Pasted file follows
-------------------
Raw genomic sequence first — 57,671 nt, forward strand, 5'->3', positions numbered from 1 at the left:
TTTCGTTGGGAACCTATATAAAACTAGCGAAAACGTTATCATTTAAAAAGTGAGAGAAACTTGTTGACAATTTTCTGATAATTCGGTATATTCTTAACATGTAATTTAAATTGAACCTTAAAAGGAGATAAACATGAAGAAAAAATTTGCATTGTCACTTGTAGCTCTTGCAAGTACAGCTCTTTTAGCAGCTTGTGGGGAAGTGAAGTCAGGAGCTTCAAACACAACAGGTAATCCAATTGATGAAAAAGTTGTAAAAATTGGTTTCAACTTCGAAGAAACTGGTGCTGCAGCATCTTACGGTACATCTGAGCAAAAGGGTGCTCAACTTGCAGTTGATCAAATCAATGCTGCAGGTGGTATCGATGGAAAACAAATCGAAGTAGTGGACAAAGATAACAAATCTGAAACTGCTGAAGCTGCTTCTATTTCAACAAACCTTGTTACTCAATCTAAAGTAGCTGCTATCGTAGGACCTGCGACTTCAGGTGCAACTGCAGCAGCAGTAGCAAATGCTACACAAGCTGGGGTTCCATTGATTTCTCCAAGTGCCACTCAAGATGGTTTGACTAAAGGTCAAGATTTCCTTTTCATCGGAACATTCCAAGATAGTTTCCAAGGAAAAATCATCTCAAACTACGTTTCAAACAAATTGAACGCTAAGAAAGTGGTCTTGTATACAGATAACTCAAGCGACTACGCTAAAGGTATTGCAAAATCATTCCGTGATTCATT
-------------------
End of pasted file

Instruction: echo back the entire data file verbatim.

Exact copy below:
Raw genomic sequence first — 57,671 nt, forward strand, 5'->3', positions numbered from 1 at the left:
TTTCGTTGGGAACCTATATAAAACTAGCGAAAACGTTATCATTTAAAAAGTGAGAGAAACTTGTTGACAATTTTCTGATAATTCGGTATATTCTTAACATGTAATTTAAATTGAACCTTAAAAGGAGATAAACATGAAGAAAAAATTTGCATTGTCACTTGTAGCTCTTGCAAGTACAGCTCTTTTAGCAGCTTGTGGGGAAGTGAAGTCAGGAGCTTCAAACACAACAGGTAATCCAATTGATGAAAAAGTTGTAAAAATTGGTTTCAACTTCGAAGAAACTGGTGCTGCAGCATCTTACGGTACATCTGAGCAAAAGGGTGCTCAACTTGCAGTTGATCAAATCAATGCTGCAGGTGGTATCGATGGAAAACAAATCGAAGTAGTGGACAAAGATAACAAATCTGAAACTGCTGAAGCTGCTTCTATTTCAACAAACCTTGTTACTCAATCTAAAGTAGCTGCTATCGTAGGACCTGCGACTTCAGGTGCAACTGCAGCAGCAGTAGCAAATGCTACACAAGCTGGGGTTCCATTGATTTCTCCAAGTGCCACTCAAGATGGTTTGACTAAAGGTCAAGATTTCCTTTTCATCGGAACATTCCAAGATAGTTTCCAAGGAAAAATCATCTCAAACTACGTTTCAAACAAATTGAACGCTAAGAAAGTGGTCTTGTATACAGATAACTCAAGCGACTACGCTAAAGGTATTGCAAAATCATTCCGTGATTCATT